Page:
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My question concerns the mode of action of 30s ribosomal antibiotc inhibitors — tetracyclines. According to some online resources, the antibiotics enter the A-site, which prevents other tRNA from entering the ribosome. Others say that the antibiotic prevents the ribosome from moving along the mRNA. Which one is correct?

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    $\begingroup$ Adding references and citations to the "resources" and also naming the particular drug you were interested in would help your chances of getting this question answered considerably. $\endgroup$ – AMR Jan 19 '16 at 16:51
  • $\begingroup$ I am giving the class of antibiotics. 30s ribosomal Inhibitors. Some examples: Aminoglycosides Tetracyclines. $\endgroup$ – A. Radek Martinez Jan 19 '16 at 17:12
  • $\begingroup$ Firstly, as AMR said, you should add the online resources which you referred to. Secondly, different antibiotics can have different effects. In fact there can be different effects based on concentration. Moreover, it is now established that aminoglycosides are bactericidal because they not just prevent translation but also cause mistranslation leading to toxic products. $\endgroup$ – WYSIWYG Jan 19 '16 at 17:17
  • $\begingroup$ Could you expand on "how they prevent" translation. $\endgroup$ – A. Radek Martinez Jan 19 '16 at 17:19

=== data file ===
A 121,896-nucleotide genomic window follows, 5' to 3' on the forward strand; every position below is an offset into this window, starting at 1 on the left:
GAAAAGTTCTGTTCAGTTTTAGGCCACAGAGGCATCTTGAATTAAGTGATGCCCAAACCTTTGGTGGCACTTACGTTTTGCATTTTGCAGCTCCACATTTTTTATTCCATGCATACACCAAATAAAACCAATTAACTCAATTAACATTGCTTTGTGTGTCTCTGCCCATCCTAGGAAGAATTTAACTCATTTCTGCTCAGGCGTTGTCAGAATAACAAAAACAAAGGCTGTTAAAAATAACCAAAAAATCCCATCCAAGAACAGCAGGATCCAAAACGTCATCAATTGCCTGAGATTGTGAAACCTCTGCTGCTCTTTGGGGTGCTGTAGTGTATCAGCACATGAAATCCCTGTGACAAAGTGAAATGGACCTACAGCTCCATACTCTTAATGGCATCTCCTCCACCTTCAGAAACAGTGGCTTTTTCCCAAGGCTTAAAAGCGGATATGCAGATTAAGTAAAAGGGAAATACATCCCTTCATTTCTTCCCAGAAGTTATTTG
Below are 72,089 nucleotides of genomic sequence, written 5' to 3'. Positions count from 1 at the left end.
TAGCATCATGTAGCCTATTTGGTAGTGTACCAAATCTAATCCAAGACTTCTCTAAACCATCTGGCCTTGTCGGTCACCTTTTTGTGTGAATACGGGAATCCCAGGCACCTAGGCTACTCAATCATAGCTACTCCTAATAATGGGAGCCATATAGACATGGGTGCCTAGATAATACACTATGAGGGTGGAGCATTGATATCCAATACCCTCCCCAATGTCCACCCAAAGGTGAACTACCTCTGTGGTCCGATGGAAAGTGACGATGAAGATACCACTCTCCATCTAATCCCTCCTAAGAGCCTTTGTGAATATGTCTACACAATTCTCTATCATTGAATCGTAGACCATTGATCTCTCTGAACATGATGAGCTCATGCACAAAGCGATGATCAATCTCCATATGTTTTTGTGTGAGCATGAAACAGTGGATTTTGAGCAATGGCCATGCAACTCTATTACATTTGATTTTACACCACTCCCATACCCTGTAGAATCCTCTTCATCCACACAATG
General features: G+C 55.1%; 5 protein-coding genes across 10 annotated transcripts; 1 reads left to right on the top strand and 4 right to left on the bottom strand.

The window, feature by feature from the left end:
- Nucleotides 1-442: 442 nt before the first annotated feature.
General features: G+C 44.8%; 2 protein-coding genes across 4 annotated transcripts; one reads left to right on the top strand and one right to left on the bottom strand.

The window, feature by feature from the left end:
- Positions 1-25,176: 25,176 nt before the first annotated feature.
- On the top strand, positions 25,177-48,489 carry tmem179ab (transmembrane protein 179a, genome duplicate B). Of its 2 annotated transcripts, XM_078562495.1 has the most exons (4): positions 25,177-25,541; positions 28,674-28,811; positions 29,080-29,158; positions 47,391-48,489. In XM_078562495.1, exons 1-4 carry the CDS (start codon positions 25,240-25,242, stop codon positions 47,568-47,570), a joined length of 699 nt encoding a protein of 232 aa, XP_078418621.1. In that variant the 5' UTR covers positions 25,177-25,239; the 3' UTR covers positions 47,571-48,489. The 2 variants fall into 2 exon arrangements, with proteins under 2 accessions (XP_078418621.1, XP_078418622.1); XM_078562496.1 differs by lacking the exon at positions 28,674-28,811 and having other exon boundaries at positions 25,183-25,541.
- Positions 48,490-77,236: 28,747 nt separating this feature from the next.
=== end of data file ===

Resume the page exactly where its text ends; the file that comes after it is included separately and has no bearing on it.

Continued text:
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    $\begingroup$ @RadekMartinez can you first please add references and focus your question on one class of antibiotics such as aminogycosides. $\endgroup$ – WYSIWYG Jan 20 '16 at 5:48
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The crystal structure of tetracycline bound to the 30S ribosomal subunit of Thermus thermophilus has been determined by Pioletti et al. and the major binding site (Tet-1) interferes with the location where the A-site tRNA binds as shown in the stereo pair, below:

Tet-1 binding site

They write:

“Thus tetracycline can physically prevent the binding of the tRNA to the A-site. This mode of interaction is consistent with the classical model of tetracycline as an inhibitor of A-site occupation, and hence offers a clear explanation of the bacteriostatic effects of tetracycline.”

So the proximal effect would appear to be the first alternative in the question, although the second may be an indirect consequence.

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